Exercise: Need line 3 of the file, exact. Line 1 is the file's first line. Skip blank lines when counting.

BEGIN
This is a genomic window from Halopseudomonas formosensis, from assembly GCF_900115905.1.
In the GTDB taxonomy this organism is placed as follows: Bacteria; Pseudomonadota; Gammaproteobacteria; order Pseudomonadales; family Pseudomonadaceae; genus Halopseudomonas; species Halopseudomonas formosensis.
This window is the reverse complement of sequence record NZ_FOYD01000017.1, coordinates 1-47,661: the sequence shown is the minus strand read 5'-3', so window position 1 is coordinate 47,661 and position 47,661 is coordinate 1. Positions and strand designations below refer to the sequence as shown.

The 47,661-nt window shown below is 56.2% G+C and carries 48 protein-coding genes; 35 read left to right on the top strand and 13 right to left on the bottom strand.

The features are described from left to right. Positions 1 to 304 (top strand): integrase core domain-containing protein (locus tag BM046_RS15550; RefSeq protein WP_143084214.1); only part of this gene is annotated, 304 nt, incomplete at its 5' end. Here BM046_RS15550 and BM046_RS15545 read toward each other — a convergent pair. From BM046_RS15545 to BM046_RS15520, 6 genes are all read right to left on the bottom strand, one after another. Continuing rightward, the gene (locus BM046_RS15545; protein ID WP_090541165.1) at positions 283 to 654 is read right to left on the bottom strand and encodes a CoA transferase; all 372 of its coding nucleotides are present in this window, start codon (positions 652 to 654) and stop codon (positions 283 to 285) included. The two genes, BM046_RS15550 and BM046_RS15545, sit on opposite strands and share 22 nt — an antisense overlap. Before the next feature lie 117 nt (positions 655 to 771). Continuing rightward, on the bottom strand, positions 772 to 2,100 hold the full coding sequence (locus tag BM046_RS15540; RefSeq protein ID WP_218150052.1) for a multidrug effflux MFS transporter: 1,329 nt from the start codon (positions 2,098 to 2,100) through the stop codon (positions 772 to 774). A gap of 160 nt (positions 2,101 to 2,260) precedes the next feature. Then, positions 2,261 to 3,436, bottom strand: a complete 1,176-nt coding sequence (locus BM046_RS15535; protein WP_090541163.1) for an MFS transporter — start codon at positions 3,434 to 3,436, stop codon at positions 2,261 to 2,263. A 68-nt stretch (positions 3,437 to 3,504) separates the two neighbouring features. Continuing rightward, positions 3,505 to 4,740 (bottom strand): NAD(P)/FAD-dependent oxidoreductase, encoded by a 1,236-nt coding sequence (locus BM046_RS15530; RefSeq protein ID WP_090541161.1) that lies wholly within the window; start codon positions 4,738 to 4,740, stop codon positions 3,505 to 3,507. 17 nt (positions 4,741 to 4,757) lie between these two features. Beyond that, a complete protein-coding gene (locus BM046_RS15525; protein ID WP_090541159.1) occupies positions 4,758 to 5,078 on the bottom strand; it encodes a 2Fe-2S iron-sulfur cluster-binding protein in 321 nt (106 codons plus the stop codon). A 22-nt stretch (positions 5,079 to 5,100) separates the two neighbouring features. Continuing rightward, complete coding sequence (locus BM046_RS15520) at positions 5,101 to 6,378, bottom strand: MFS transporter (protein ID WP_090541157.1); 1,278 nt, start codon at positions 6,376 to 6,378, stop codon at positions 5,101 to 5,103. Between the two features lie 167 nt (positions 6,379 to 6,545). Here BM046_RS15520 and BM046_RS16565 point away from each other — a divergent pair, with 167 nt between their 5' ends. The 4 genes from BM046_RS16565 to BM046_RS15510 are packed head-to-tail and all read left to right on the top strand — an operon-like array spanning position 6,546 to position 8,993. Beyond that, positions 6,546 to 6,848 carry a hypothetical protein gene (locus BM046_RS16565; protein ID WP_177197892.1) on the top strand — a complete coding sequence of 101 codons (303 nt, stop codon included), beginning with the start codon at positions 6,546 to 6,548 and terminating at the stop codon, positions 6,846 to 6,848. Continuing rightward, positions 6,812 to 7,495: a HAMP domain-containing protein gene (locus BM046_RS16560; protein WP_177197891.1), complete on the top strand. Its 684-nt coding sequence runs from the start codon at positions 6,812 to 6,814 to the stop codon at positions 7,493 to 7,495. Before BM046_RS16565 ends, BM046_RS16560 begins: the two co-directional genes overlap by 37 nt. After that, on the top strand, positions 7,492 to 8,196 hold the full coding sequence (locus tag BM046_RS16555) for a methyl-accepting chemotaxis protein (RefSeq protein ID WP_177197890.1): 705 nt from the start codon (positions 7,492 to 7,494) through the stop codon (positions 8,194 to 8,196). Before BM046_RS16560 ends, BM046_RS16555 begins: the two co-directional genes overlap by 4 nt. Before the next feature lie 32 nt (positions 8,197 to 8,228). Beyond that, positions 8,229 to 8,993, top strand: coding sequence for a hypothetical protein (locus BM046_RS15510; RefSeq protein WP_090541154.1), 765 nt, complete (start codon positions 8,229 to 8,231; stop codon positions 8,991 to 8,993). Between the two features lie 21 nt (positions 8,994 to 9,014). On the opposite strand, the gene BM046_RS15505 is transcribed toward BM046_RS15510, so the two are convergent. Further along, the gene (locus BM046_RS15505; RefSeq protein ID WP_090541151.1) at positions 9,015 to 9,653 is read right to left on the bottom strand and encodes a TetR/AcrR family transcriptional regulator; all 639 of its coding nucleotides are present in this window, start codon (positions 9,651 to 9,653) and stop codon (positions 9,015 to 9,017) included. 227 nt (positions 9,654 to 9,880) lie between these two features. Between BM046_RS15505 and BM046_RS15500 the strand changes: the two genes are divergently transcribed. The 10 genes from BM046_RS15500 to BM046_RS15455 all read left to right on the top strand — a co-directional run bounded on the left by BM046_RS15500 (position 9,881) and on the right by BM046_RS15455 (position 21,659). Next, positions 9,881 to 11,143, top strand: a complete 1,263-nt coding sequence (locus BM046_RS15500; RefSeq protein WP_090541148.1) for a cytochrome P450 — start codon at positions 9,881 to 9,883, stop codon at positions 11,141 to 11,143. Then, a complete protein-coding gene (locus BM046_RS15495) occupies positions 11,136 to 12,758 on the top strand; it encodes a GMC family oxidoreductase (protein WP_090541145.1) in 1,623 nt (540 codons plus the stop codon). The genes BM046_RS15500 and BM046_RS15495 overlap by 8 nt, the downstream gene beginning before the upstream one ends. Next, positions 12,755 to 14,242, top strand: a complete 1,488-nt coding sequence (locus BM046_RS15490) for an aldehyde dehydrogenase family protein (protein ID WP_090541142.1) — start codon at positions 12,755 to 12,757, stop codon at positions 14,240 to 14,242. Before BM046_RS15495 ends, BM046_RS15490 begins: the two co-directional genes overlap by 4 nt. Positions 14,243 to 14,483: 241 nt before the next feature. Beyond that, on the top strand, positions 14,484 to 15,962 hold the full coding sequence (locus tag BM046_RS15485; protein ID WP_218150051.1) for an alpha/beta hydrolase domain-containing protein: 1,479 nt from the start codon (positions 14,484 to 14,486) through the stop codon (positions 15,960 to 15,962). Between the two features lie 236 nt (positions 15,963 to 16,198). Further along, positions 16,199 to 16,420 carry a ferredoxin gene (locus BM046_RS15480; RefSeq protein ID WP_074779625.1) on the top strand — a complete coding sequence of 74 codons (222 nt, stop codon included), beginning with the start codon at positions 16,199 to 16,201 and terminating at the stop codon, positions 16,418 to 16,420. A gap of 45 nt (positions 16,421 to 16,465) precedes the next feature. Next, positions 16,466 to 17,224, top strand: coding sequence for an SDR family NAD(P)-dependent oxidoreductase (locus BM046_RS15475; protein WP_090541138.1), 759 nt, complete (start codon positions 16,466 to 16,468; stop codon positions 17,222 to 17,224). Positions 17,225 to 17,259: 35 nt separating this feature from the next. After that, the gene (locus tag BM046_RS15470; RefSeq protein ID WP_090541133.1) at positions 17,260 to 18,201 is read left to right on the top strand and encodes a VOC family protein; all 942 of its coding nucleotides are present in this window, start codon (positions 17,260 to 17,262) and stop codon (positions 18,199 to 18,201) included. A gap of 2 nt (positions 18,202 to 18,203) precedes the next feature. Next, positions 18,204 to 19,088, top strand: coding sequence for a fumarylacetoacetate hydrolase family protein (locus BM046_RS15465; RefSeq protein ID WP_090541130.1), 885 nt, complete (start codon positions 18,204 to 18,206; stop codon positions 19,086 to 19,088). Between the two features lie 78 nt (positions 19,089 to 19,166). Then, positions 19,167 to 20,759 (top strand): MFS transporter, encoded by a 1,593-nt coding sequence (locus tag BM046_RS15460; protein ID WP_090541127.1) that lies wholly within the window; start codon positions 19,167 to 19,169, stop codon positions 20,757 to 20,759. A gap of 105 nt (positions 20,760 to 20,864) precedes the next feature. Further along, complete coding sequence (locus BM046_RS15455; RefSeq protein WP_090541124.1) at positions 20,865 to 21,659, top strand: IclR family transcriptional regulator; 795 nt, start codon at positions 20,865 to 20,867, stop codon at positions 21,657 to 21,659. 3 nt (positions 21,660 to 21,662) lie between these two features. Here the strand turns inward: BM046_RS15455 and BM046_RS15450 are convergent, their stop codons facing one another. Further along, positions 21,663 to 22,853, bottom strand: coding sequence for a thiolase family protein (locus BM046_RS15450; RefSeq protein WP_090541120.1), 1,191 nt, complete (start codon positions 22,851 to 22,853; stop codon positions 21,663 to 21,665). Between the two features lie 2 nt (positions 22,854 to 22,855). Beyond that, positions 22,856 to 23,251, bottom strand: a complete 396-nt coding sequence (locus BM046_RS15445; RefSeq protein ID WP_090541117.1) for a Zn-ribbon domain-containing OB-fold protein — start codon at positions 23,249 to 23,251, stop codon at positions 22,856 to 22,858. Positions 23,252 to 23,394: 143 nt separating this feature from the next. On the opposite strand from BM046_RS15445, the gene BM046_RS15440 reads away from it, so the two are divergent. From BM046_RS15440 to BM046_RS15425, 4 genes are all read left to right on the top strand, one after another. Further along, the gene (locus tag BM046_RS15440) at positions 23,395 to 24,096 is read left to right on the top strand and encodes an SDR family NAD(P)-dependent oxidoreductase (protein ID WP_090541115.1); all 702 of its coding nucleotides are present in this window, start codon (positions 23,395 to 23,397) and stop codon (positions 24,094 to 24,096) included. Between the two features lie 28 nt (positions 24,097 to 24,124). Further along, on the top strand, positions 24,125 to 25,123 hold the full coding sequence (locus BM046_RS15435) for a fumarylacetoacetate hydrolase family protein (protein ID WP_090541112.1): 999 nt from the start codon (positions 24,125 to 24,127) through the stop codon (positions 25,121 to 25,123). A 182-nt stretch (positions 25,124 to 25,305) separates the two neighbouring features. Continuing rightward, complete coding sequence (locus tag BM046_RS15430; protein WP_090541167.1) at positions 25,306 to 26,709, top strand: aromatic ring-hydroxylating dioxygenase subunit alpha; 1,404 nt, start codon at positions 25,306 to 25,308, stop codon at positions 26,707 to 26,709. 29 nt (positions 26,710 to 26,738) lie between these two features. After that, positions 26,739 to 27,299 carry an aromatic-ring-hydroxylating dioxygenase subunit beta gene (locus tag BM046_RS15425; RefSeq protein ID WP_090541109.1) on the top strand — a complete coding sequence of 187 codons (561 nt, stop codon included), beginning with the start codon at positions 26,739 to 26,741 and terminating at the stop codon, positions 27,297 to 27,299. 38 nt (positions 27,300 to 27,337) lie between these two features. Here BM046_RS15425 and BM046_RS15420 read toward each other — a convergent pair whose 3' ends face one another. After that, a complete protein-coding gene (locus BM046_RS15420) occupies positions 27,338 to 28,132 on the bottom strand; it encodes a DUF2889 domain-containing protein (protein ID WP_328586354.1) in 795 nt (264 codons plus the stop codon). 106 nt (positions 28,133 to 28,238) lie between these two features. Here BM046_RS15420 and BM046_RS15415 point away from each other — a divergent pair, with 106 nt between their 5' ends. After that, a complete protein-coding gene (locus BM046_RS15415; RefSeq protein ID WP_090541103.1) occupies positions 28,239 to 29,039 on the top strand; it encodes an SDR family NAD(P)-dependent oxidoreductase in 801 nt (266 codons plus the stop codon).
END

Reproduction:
This window is the reverse complement of sequence record NZ_FOYD01000017.1, coordinates 1-47,661: the sequence shown is the minus strand read 5'-3', so window position 1 is coordinate 47,661 and position 47,661 is coordinate 1. Positions and strand designations below refer to the sequence as shown.